After vandals drew hostile messages across the walls of a Guelph mosque in early March, the Muslim Society of Guelph held an open house to educate community members. Guelph Community Christian School principal Bob Moore was amongst the 300 people to attend the April 6 event.
Moore says he chose to do so partly because he was asked by the board of the directors of the mosque. “I feel close enough to him to respect that invitation,” he says.
He wanted to show that “though we cannot give religious support, we can give moral support,” Moore says.
He also felt compelled because the society is located in a building Guelph Community Christian School formerly occupied.
“I felt bad that someone in the neighbourhood had not treated them well,” Moore says. He was amongst the many guests to sign his name to a pledge against Islamophobia during the event.
A small number of families with ties to the Christian school also attended the open house.
“We think the best way to educate people is to open our doors,” the Muslim Society of Guelph president Muhammed Sayyed told guests at the open house, according to a report from the Guelph Mercury.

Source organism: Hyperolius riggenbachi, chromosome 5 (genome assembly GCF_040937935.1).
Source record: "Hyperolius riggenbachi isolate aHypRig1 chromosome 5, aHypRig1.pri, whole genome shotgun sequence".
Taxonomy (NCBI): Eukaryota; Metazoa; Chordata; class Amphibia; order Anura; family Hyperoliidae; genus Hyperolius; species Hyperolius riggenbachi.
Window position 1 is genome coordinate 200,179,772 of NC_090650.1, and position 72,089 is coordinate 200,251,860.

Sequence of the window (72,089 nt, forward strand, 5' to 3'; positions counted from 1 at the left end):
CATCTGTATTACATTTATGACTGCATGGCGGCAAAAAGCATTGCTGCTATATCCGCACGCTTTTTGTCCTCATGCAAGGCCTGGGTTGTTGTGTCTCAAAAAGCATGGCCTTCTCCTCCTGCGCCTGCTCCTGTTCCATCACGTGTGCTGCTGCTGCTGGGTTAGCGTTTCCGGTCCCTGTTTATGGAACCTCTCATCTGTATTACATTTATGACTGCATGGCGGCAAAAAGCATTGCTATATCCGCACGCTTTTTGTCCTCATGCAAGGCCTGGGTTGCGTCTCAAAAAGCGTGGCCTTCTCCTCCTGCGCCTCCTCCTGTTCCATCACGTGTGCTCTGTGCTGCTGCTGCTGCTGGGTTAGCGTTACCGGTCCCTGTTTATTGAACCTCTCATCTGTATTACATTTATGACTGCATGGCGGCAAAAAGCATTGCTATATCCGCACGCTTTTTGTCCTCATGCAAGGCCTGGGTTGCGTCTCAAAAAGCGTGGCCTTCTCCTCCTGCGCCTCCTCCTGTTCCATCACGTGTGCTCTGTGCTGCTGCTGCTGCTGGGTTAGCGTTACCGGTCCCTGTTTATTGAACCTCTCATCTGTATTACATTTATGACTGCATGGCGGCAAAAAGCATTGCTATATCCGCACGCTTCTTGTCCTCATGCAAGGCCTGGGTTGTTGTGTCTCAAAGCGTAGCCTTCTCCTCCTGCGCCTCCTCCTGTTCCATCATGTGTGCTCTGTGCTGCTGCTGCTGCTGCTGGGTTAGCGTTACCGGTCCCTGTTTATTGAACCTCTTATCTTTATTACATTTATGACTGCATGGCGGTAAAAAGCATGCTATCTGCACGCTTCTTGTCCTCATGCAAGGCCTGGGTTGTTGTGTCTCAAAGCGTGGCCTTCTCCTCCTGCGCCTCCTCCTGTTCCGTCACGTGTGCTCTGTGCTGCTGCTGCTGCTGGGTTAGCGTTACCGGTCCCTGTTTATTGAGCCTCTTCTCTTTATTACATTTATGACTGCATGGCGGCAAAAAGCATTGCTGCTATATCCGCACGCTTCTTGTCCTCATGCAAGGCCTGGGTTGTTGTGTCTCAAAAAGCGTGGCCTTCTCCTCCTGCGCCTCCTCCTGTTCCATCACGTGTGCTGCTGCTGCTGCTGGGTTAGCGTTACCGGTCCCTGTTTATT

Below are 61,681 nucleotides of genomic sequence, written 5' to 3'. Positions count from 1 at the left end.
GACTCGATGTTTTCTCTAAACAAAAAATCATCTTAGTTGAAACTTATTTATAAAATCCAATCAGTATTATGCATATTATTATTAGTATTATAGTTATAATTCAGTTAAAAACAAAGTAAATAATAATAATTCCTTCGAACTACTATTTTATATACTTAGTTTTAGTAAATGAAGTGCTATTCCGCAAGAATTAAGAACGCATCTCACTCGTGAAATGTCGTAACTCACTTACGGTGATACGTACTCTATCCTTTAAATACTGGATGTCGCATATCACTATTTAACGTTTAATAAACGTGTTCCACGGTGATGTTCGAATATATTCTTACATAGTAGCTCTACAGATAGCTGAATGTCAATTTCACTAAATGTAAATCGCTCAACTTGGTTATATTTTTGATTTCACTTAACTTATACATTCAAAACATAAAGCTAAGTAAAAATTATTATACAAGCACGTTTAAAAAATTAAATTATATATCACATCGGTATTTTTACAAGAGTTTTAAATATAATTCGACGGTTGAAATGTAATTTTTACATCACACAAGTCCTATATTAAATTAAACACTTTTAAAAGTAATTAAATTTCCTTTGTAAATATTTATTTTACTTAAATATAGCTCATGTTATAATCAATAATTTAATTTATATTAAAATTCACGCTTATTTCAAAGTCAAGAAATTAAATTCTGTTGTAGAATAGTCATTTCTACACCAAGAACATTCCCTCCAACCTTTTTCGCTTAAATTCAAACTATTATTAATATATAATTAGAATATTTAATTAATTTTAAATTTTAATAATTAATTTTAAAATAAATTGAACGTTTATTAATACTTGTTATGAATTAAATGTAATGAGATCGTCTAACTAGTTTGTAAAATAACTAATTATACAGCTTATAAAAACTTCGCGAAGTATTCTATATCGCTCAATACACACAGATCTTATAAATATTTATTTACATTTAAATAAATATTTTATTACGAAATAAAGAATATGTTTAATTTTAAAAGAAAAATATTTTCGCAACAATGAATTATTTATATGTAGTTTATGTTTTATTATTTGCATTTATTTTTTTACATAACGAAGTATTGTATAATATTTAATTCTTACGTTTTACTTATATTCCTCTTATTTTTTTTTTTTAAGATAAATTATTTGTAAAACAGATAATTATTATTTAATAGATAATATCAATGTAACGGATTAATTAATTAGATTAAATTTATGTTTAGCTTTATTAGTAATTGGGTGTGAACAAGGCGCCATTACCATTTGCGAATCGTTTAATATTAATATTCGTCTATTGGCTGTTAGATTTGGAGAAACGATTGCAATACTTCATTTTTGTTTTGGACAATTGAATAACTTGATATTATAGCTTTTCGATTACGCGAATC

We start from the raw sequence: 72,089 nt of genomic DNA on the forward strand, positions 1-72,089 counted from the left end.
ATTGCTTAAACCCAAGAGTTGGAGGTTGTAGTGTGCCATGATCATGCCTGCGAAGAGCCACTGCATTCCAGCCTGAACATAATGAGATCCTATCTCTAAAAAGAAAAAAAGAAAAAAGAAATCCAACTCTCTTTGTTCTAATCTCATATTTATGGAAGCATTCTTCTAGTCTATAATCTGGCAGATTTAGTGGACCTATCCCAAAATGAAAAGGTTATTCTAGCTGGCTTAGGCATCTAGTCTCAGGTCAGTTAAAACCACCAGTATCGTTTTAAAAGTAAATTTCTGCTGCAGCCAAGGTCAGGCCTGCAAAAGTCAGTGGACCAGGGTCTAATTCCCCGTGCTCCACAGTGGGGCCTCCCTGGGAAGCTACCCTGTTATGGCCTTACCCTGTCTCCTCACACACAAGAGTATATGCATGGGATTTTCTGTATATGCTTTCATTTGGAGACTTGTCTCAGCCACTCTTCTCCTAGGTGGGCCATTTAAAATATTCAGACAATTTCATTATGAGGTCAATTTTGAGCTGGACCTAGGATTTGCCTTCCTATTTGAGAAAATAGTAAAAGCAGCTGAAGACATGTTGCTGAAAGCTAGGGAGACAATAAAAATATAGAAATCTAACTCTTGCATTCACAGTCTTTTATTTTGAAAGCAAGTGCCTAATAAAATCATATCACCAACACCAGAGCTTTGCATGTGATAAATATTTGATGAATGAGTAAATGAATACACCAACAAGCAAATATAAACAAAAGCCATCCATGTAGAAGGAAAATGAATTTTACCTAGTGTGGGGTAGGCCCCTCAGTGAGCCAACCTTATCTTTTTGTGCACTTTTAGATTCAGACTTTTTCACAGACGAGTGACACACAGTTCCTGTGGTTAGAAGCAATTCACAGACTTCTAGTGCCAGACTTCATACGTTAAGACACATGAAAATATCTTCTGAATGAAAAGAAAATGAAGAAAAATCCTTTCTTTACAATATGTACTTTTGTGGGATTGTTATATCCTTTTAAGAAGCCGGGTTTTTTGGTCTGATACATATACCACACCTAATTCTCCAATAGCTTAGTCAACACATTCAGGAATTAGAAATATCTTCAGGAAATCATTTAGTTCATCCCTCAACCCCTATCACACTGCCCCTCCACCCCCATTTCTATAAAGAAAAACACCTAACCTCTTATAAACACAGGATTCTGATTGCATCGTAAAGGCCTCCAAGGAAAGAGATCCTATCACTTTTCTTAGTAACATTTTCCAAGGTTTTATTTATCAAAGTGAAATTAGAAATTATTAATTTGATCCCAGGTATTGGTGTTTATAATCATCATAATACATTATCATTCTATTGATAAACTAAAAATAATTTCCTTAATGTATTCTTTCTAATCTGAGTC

Sayyed said he found the demonstration of support from the community “overwhelming” and noted the society intended to “treat this as a celebration, to show people who we are and what we’re doing here.”
“We hope everyone here goes and tells 10 more people across the dinner table or in the coffee shop,” Sayyed said.
Several city government officials also spoke at the open house. They condemned the acts of vandalism and applauded the local community for rallying behind the society.
“We stand beside you,” MP Frank Valeriote said to representatives of the Muslim society present. “You do not suffer this alone.”
Participating in this gathering fits into the broader context of the Christian community’s active engagement in societal issues in that though Christian schools are private they must show they benefit the public, Moore says.
“Christian organizations must show that they are not afraid of other faiths and/or cultures,” Moore adds.
“Christian organizations must stand beside other faiths when they are persecuted, because if we allow the persecution of other faiths, then we might be next.”
Guelph Community Christian School is a member of the Ontario Alliance of Christian Schools (OACS).
To read the Guelph Mercury article, click here.